I was really hoping I would find somewhere that was serving younger folk with families for whom Sunday morning is a problem - but I didn't, these are all catering for people who available in the morning and so are largely the retired. Most are using this as their second service of the week - as they will also be found in church on a Sunday morning - "a top up" one person said, "quieter, more peaceful" said an office holder who spends Sunday morning busy organising. Two good reasons for midweek worship - but I am left wondering where those juggling work, family etc can find their worship space.


    However, these services cater for the people who come and each one is well done and valued by those who come along. None are particularly different in style or content - "tame" one Minister described it as - but that suits the people who go and I must admit on each occasion suited me as well. Time is interesting - most were in the morning - 9.45am, 10am, 10.30am - one starts with coffee, another comes before the regular coffee morning (but meant that those setting up couldn't come in) another comes before a Bible Fellowship (although not on the week I visited) so those who want to are spending half a day involved in church activities. The alternative time was 12 noon - after a coffee morning; they had less people there than anywhere else and it was more of a meditation (which is how it was billed) than a service. But it's timing meant that it felt like an add on, and afterwards people were rushing away for buses and dinner. Our midweek communion at St. Andrew's follows the same pattern with the same result - perhaps we need to look at it again.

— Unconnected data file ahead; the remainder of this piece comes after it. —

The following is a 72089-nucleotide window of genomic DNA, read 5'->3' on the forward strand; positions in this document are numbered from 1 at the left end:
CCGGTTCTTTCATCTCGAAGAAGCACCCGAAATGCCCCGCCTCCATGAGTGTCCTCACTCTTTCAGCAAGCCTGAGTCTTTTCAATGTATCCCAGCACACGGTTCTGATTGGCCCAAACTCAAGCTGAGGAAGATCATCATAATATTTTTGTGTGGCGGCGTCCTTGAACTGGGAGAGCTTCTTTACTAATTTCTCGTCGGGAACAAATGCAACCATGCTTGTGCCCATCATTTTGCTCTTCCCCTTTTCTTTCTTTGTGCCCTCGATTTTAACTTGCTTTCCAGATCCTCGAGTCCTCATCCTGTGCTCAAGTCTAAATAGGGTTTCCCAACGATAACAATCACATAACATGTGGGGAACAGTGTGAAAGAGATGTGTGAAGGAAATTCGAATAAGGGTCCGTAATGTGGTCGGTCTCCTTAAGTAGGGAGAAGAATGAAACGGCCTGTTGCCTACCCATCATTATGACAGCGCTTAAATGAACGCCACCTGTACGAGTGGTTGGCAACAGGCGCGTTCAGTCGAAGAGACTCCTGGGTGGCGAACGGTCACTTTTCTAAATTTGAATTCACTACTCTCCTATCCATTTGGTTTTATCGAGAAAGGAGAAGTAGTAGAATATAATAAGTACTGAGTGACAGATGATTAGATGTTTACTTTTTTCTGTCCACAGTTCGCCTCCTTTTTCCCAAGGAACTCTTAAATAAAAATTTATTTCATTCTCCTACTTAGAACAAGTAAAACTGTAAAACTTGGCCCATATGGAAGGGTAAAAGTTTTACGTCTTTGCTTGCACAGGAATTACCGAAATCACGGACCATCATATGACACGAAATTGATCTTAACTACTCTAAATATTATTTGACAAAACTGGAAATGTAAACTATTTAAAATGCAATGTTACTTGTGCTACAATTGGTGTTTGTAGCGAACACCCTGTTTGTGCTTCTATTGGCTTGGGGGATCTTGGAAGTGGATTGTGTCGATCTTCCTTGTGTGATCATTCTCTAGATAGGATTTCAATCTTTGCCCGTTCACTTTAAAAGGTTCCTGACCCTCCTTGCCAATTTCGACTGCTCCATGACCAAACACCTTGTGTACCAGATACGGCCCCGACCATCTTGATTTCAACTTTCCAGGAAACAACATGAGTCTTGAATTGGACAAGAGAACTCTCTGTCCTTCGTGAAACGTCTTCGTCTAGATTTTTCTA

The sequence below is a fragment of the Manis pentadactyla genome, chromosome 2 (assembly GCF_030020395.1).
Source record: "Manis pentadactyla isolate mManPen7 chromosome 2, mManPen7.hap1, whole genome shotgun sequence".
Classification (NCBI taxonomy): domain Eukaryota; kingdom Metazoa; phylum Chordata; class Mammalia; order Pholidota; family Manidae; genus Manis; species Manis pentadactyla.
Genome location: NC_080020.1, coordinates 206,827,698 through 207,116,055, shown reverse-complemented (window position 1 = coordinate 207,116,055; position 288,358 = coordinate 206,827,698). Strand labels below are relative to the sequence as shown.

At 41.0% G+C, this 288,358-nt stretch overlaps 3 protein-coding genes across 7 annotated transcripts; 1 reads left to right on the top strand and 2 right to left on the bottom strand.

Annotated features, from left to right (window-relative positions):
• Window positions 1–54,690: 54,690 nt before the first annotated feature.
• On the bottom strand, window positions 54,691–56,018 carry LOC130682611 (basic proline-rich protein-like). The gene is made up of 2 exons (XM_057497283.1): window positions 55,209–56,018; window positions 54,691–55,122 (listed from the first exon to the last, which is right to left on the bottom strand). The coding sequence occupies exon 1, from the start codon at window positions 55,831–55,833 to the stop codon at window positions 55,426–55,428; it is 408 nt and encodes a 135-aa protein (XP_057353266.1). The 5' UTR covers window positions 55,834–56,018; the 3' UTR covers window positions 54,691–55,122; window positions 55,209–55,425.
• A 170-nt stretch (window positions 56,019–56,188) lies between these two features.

Nobody used their chapel. One used a foyer area - a good place just off the street for someone trying to find it. Others used community rooms with various issues about locked doors and how to find. One would have been impossible to find had I not been met by the Minister outside, as it was down a long winding corridor. In setting out the room, straight lines predominated - even when placed in a 3-sided horseshoe! Perhaps it's just me - but I do like circles and shape, it feels inclusive and welcoming. And it seems a terrible waste of space not to use the places designed as worship space - a result of course of them being hard to heat and inflexible - is it good stewardship to have big spaces used for an hour a week?


    All of these services hoped that Mission would be part of what they are about. One service is used by a couple of people who don't use Sunday morning - this in effect has become their church and it was the establishment of this service that brought them back into church life. All of these would be good places to quietly invite someone to, gently re-introduce friends to worship life - but on the whole I didn't get the impression that was happening - in fact the service before coffee morning has to close it's door so that those arriving early for coffee morning don't disturb them and was set out in a way that would mean that quietly slipping in at the back was not possible. So are they too tame or are we just too embarrassed to invite people along?


    So would anyone like to tell us about other forms of midweek worship? Is anyone trying to cater for working people? what else is going on? Anything in the Cambridge area that I could pay a visit to during October?


    Next contributions will be on Cafe Church and Sunday morning - but will probably be written from Cambridge as I will be at Westminster College from tomorrow.